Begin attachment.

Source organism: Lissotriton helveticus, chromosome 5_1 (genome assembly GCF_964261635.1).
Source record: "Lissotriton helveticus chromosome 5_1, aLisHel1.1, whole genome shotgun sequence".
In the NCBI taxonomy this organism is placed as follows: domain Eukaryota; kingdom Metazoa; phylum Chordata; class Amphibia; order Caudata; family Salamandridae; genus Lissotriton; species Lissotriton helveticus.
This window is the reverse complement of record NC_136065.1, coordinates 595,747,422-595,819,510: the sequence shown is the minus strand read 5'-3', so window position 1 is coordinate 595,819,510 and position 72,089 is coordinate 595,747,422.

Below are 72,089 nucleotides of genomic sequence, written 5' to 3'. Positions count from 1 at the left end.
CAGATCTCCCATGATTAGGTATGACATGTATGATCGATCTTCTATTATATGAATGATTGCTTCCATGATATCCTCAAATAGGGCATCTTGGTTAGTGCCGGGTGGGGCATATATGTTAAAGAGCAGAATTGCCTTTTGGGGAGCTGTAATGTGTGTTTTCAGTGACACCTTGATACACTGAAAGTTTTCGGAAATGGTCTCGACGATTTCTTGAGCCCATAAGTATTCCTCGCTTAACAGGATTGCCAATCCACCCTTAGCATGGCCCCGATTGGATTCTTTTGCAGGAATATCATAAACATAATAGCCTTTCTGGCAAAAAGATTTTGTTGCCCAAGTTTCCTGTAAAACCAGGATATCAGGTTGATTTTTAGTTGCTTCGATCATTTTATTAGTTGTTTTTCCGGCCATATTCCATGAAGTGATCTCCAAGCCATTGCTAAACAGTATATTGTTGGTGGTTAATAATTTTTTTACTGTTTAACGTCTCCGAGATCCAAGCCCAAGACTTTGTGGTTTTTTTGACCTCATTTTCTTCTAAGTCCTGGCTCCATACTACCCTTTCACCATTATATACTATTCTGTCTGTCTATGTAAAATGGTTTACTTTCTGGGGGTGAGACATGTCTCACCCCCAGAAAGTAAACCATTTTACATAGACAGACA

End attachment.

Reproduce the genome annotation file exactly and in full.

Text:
Source organism: Lissotriton helveticus, chromosome 5_1 (genome assembly GCF_964261635.1).
Source record: "Lissotriton helveticus chromosome 5_1, aLisHel1.1, whole genome shotgun sequence".
In the NCBI taxonomy this organism is placed as follows: domain Eukaryota; kingdom Metazoa; phylum Chordata; class Amphibia; order Caudata; family Salamandridae; genus Lissotriton; species Lissotriton helveticus.
This window is the reverse complement of record NC_136065.1, coordinates 595,747,422-595,819,510: the sequence shown is the minus strand read 5'-3', so window position 1 is coordinate 595,819,510 and position 72,089 is coordinate 595,747,422.

Below are 72,089 nucleotides of genomic sequence, written 5' to 3'. Positions count from 1 at the left end.
CAGATCTCCCATGATTAGGTATGACATGTATGATCGATCTTCTATTATATGAATGATTGCTTCCATGATATCCTCAAATAGGGCATCTTGGTTAGTGCCGGGTGGGGCATATATGTTAAAGAGCAGAATTGCCTTTTGGGGAGCTGTAATGTGTGTTTTCAGTGACACCTTGATACACTGAAAGTTTTCGGAAATGGTCTCGACGATTTCTTGAGCCCATAAGTATTCCTCGCTTAACAGGATTGCCAATCCACCCTTAGCATGGCCCCGATTGGATTCTTTTGCAGGAATATCATAAACATAATAGCCTTTCTGGCAAAAAGATTTTGTTGCCCAAGTTTCCTGTAAAACCAGGATATCAGGTTGATTTTTAGTTGCTTCGATCATTTTATTAGTTGTTTTTCCGGCCATATTCCATGAAGTGATCTCCAAGCCATTGCTAAACAGTATATTGTTGGTGGTTAATAATTTTTTTACTGTTTAACGTCTCCGAGATCCAAGCCCAAGACTTTGTGGTTTTTTTGACCTCATTTTCTTCTAAGTCCTGGCTCCATACTACCCTTTCACCATTATATACTATTCTGTCTGTCTATGTAAAATGGTTTACTTTCTGGGGGTGAGACATGTCTCACCCCCAGAAAGTAAACCATTTTACATAGACAGACA